North American Network Operators Group|
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RE: Why do some ISP's have bandwidth quotas?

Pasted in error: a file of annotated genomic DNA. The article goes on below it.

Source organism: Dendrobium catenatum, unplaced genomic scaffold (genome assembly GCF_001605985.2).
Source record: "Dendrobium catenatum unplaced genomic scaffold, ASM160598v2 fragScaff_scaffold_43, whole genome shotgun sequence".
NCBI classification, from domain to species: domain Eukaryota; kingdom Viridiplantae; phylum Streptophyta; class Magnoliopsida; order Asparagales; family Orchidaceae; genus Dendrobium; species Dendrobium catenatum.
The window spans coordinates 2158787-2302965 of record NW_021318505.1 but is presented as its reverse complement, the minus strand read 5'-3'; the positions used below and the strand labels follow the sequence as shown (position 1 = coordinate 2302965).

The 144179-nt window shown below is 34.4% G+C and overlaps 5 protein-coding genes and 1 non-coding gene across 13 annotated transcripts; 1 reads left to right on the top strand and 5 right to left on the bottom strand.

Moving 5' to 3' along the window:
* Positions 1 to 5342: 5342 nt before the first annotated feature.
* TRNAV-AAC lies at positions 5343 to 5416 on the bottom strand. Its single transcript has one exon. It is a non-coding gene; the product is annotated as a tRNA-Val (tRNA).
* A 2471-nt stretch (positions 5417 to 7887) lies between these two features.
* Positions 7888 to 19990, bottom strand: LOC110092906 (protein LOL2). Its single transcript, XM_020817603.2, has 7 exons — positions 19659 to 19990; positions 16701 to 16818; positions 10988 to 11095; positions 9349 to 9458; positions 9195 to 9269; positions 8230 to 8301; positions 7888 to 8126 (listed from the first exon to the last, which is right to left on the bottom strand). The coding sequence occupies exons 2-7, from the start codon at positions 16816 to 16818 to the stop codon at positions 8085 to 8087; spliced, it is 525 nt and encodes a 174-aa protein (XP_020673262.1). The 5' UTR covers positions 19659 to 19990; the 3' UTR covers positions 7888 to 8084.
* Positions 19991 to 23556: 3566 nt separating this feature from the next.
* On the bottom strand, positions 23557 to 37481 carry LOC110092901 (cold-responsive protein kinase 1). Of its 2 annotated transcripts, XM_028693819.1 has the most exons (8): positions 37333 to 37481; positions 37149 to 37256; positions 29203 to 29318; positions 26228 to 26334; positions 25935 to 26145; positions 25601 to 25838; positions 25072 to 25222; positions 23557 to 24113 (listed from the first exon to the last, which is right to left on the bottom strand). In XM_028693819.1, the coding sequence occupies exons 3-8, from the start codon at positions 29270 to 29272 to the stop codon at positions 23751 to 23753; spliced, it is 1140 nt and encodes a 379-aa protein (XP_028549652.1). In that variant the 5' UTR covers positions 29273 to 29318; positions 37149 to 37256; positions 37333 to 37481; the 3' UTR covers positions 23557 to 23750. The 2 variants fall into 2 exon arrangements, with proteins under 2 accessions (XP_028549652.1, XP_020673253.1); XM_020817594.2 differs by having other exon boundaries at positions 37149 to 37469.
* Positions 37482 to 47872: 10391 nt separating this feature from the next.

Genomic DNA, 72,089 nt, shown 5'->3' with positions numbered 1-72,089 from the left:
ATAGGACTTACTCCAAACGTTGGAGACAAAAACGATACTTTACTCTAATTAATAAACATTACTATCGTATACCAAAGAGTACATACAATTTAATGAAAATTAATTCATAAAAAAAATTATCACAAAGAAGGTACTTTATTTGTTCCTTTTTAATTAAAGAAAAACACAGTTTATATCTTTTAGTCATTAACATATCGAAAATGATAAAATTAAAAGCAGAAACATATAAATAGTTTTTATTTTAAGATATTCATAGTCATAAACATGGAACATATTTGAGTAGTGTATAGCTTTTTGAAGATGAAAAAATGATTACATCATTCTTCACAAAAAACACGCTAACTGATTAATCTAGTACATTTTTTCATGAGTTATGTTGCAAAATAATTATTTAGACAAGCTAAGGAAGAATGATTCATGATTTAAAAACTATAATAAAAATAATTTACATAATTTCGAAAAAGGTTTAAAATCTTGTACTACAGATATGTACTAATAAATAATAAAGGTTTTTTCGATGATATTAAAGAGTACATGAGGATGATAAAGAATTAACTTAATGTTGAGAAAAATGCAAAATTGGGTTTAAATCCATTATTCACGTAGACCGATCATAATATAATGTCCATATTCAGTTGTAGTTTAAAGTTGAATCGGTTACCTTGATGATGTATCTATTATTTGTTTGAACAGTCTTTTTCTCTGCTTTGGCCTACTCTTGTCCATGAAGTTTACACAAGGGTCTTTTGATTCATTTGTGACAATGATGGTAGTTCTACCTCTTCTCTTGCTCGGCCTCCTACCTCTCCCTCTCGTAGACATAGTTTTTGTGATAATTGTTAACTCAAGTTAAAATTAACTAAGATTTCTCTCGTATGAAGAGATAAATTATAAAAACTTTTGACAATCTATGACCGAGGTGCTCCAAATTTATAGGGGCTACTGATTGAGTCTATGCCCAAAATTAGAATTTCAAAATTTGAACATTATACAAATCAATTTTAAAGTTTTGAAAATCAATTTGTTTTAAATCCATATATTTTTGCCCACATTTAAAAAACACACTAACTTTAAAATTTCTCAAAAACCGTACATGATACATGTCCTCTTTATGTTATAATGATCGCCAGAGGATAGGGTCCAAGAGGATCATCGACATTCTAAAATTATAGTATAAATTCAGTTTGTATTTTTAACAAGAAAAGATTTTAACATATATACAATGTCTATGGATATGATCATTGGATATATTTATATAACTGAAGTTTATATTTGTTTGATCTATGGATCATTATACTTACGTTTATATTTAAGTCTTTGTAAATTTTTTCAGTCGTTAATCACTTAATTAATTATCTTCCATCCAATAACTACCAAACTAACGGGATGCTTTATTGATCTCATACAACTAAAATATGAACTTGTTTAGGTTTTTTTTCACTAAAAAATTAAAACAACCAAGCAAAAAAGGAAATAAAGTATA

Joe Greco wrote: >> Technically the user can use the connection to it's maximum >> theoretical speed as much as they like, however, if an ISP has a >> quota set at 12G/month, it just means that the cost is passed along >> to them when they exceed it. > > And that seems like a bit of the handwaving. Where is it costing the > ISP more when the user exceeds 12G/month? > > Think very carefully about that before you answer. If it was arranged > that every customer of the ISP in question were to go to 100% > utilization downloading 12G on the first of the month at 12:01AM, it > seems clear to > me that you could really screw up 95th. First, the total transfer vs. 95%ile issue. I would imagine that's just a matter of keeping it simple. John Q. Broadbanduser can understand the concept of total transfer. But try explaining 95%ile to him. Or for that matter, try explaining it to the average billing wonk at your average residential ISP. As far as the 12GB cap goes, I guess it would depend on the particular economics of the ISP in question. 12GB for a small ISP in a bandwidth-starved country isn't as insignificant as you make it sound. But lets look at your more realistic second whatif: > 90GB/mo is still a relatively small amount of bandwidth. That works > out to around a quarter of a megabit on average. This is nowhere > near the "100%" situation you're discussing. And it's also a lot > higher than the 12GB/mo quota under discussion. As you say, 90GB is roughly .25Mbps on average. Of course, like you pointed out, the users actual bandwidth patterns are most likely not a straight line. 95%ile on that 90GB could be considerably higher. But let's take a conservative estimate and say that user uses .5Mbps 95%ile. And lets say this is a relatively large ISP paying $12/Mb. That user then costs that ISP $6/month in bandwidth. (I know, that's somewhat faulty logic, but how else is the ISP going to establish a cost basis?) If that user is only paying say $19.99/month for their connection, that leaves only $13.99 a month to pay for all the infrastructure to support that user, along with personnel, etc all while still trying to turn a profit. In those terms, it seems like a pretty reasonable level of service for the price. If that same user were to go direct to a carrier, they couldn't get .5Mbps for anywhere near that cost, even ignoring the cost of the last-mile local loop. And for that same price they're also probably getting email services with spam and virus filtering, 24-hr. phone support, probably a bit of web hosting space, and possibly even a "backup" dial-up connection. Andrew